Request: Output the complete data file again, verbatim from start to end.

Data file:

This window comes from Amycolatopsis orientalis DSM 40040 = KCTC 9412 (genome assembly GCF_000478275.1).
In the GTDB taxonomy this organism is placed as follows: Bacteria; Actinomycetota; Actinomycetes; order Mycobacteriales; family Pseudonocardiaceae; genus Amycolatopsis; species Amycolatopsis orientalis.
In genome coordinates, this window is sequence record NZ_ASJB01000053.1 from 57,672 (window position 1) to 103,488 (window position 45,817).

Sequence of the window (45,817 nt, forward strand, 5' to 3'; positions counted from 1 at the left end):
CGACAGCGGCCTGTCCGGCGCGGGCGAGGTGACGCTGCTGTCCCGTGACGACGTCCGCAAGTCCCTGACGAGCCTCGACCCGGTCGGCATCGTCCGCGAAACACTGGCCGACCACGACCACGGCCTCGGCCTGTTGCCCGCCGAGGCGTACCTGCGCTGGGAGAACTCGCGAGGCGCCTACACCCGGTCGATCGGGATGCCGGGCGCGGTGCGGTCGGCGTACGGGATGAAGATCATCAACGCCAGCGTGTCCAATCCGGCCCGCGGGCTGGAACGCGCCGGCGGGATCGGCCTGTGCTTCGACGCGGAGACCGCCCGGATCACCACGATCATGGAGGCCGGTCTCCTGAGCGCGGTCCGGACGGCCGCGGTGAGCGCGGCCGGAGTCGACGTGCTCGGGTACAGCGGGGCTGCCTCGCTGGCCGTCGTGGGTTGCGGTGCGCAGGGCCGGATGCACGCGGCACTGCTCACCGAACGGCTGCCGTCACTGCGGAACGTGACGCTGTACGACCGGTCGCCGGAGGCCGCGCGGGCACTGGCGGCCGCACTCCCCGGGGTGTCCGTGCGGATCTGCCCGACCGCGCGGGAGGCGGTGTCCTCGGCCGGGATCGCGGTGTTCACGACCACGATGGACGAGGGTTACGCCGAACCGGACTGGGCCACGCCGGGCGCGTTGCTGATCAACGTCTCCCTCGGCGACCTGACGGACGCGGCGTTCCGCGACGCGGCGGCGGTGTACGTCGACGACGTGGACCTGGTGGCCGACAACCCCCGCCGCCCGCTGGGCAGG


This window comes from Amycolatopsis orientalis DSM 40040 = KCTC 9412 (genome assembly GCF_000478275.1).
In the GTDB taxonomy this organism is placed as follows: Bacteria; Actinomycetota; Actinomycetes; order Mycobacteriales; family Pseudonocardiaceae; genus Amycolatopsis; species Amycolatopsis orientalis.
In genome coordinates, this window is sequence record NZ_ASJB01000053.1 from 57,672 (window position 1) to 103,488 (window position 45,817).

Sequence of the window (45,817 nt, forward strand, 5' to 3'; positions counted from 1 at the left end):
CGACAGCGGCCTGTCCGGCGCGGGCGAGGTGACGCTGCTGTCCCGTGACGACGTCCGCAAGTCCCTGACGAGCCTCGACCCGGTCGGCATCGTCCGCGAAACACTGGCCGACCACGACCACGGCCTCGGCCTGTTGCCCGCCGAGGCGTACCTGCGCTGGGAGAACTCGCGAGGCGCCTACACCCGGTCGATCGGGATGCCGGGCGCGGTGCGGTCGGCGTACGGGATGAAGATCATCAACGCCAGCGTGTCCAATCCGGCCCGCGGGCTGGAACGCGCCGGCGGGATCGGCCTGTGCTTCGACGCGGAGACCGCCCGGATCACCACGATCATGGAGGCCGGTCTCCTGAGCGCGGTCCGGACGGCCGCGGTGAGCGCGGCCGGAGTCGACGTGCTCGGGTACAGCGGGGCTGCCTCGCTGGCCGTCGTGGGTTGCGGTGCGCAGGGCCGGATGCACGCGGCACTGCTCACCGAACGGCTGCCGTCACTGCGGAACGTGACGCTGTACGACCGGTCGCCGGAGGCCGCGCGGGCACTGGCGGCCGCACTCCCCGGGGTGTCCGTGCGGATCTGCCCGACCGCGCGGGAGGCGGTGTCCTCGGCCGGGATCGCGGTGTTCACGACCACGATGGACGAGGGTTACGCCGAACCGGACTGGGCCACGCCGGGCGCGTTGCTGATCAACGTCTCCCTCGGCGACCTGACGGACGCGGCGTTCCGCGACGCGGCGGCGGTGTACGTCGACGACGTGGACCTGGTGGCCGACAACCCCCGCCGCCCGCTGGGCAGG